2010’s Disturbed By Her Song is the second of Tanith Lee’s Garber collections (the third work including the novel 34.). Unlike Fatal Women, in which Lee adopted the persona of Jewish lesbian Esther Garber, in this Lee plays at being both Esther and Esther’s half-brother, the half-Arab, half Jew, entirely gay Judas.
Meeting the Garbers:
Lee discusses her two literary personae, treating them as if they were real people.
Maybe it’s just the current political context in which I am reading this work, but passages like this one
Now, she shows her ethnicity – presumably mostly Jewish; this less in her (excellent) pale complexion, grey eyes and lush, wavy dark brown hair (not a hint of grey in that) than in a sort of antique-coin type arrangement of her profile. Semitic she is. Judas, too, of course. He is besides a seemingly wonderful equality of half Jew and half Arab, with the definite resultant beauty.
are rather off-putting. Lee treats the Garbers (or Garbahs, depending on their whim) as exotically attractive, inherently alien Others. There’s a thread running through the book about how being Jewish means the person in question is always outside proper society, even if they are allowed to visit from time to time. Urk.
“Black Eyed Susan” • [as by Esther Garber]
Taking a temporary position as a lowly servant in a poorly run hotel, Esther glimpses a beautiful young woman, a woman nobody on staff can or will identify. Esther becomes obsessed with her. The revelation of the young woman’s true identity will come too late.
It is a ghost story… of sorts.
“The Kiss” • [as by Esther Garber]
A pretty young woman is begging an autograph from an actress; she attracts hostile attention from male onlookers. It is only after they are assured that the girl is acting on behalf of a man and not for herself that they allow her to go on her way. Without trying to rape the lesbian out of her.
Lee is in no sense subtle about the sort of men harassing the young woman:
“I tell you,” said Clavier, “I’ve noted her type before. Sluts who think they are a sort of man – and that they can get away with it. And not a decent bone in their perverted little bodies. Good for nothing. You heard her, eh, my men, you heard her, didn’t you?” He puffed up bigger, an erection of stern anger. “Another mouth than yours,” he aped her loudly, if inaccurately, so all might hear, “pressed over and over to your kiss.”
“What a bitch,” someone said.
“She deserves anything we might do to her,” said another.
“Filthy little creature.”
Clavier pressed right in and stood large over the poor young girl.
“You should be punished,” he said.
After she explains she is acting on behalf of her father:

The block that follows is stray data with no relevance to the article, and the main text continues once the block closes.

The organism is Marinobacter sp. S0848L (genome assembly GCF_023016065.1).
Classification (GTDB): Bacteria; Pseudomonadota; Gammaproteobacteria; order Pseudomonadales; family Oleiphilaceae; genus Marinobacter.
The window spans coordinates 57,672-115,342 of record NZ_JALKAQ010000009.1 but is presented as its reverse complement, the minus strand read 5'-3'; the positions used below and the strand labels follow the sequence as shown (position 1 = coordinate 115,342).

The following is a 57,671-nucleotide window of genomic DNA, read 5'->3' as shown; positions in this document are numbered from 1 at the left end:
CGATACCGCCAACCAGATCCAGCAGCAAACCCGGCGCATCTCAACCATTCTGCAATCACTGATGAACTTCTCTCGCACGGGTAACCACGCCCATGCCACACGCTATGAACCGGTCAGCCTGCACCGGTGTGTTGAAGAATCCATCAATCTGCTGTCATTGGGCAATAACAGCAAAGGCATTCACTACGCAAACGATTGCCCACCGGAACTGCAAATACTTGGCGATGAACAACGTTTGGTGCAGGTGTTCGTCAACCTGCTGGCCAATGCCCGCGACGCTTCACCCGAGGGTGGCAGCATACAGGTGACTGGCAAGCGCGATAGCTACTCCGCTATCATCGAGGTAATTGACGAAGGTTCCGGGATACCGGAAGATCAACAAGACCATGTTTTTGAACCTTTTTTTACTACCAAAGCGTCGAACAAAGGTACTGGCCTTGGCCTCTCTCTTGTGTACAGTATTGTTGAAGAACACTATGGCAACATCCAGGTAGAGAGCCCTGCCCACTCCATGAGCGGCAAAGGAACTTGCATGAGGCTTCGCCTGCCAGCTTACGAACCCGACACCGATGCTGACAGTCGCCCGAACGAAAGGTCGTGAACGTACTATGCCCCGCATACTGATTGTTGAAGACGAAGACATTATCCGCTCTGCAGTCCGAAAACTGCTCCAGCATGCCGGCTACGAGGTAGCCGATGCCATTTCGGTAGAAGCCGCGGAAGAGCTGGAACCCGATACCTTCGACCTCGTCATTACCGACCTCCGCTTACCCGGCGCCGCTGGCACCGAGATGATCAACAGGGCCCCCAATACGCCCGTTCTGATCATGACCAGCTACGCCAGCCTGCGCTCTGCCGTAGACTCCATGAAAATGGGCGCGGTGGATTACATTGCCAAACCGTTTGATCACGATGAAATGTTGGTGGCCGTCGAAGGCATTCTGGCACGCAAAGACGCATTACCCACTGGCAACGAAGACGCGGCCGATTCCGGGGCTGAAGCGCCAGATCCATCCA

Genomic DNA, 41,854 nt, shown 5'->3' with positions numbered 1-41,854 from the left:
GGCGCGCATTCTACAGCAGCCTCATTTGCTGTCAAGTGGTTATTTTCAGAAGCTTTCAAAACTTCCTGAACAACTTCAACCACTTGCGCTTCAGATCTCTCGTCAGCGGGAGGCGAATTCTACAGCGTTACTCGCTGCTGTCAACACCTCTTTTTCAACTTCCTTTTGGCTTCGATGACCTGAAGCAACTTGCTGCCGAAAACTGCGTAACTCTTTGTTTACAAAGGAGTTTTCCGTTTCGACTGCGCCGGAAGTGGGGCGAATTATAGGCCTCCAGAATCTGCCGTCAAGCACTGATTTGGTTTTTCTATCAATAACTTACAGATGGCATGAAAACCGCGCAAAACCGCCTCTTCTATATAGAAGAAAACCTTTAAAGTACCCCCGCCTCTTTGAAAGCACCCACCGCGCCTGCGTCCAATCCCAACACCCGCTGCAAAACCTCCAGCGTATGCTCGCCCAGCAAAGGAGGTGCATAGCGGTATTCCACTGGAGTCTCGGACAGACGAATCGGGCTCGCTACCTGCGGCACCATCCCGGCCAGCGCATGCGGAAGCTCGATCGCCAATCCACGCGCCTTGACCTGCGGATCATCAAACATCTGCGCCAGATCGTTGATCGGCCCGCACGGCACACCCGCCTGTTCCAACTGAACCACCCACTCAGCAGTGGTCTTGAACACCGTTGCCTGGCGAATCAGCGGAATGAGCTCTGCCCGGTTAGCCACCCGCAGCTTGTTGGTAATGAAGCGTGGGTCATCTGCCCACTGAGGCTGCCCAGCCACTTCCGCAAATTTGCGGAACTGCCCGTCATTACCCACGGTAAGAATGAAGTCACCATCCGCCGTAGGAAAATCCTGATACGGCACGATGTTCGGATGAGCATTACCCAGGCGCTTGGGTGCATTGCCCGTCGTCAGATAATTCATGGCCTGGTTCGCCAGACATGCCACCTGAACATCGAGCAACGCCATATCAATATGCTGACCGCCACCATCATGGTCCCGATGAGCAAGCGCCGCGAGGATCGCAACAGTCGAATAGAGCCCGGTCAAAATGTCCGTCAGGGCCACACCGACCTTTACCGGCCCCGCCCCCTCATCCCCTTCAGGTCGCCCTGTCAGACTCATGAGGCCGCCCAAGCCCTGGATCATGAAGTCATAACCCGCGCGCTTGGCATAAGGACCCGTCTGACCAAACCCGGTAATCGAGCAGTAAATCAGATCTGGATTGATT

For she was a proper woman, as God had made her, putting their sex before her own, serving her father despite her own timidity. What a wife she would make – what a mistress.
What magnificent examples of manhood they are.
“Alexandrians” • [as by Judas Garbah]
Judas Garbah reminisces over a boyhood encounter with an older gay man.
It’s probably best if nobody points this story out to Orson Scott Card.
Death And The Maiden • [as by Esther Garber]
Infatuated with Vera, Ruth agrees to try to seduce Vera’s daughter Emerald. This is a bizarre plot to save the young woman from her father’s malign influence. Neither Vera or her chosen agent fully understand Emerald until it is far, far too late.
“Fleurs En Hiver” • [as by Judas Garbah]
Judas’ dinner companion takes it as a personal affront that an older, unattractive woman has the temerity to eat dinner in a fine restaurant. Judas, of course, sees in the older woman’s condition a foreshadowing of his own fate.
Judas’ pal is viciously critical of someone whose only sin is existing in line of sight. Judas needs to find better friends.
“The Crow” • [as by Judas Garbah]
While his companion endures exquisite boredom, Judas’ more sympathetic approach to others allows him to experience a moment of genuine magic.
Disturbed By Her Song • [as by Esther Garber and Tanith Lee]
Georgina is smitten with Sula as soon as she sees her. Alas, infatuation is seldom mutual. Even more alas, it can last a lifetime.…
Judas’ friends, at least all of his gay friends, seem to be uniformly vain and shallow and to lead unsatisfactory lives. Esther’s stories, on the other hand, generally involve one-sided relationships. The moments of revelation in these stories are either dispiriting or authentically horrific.
Disturbed by Her Song is available here.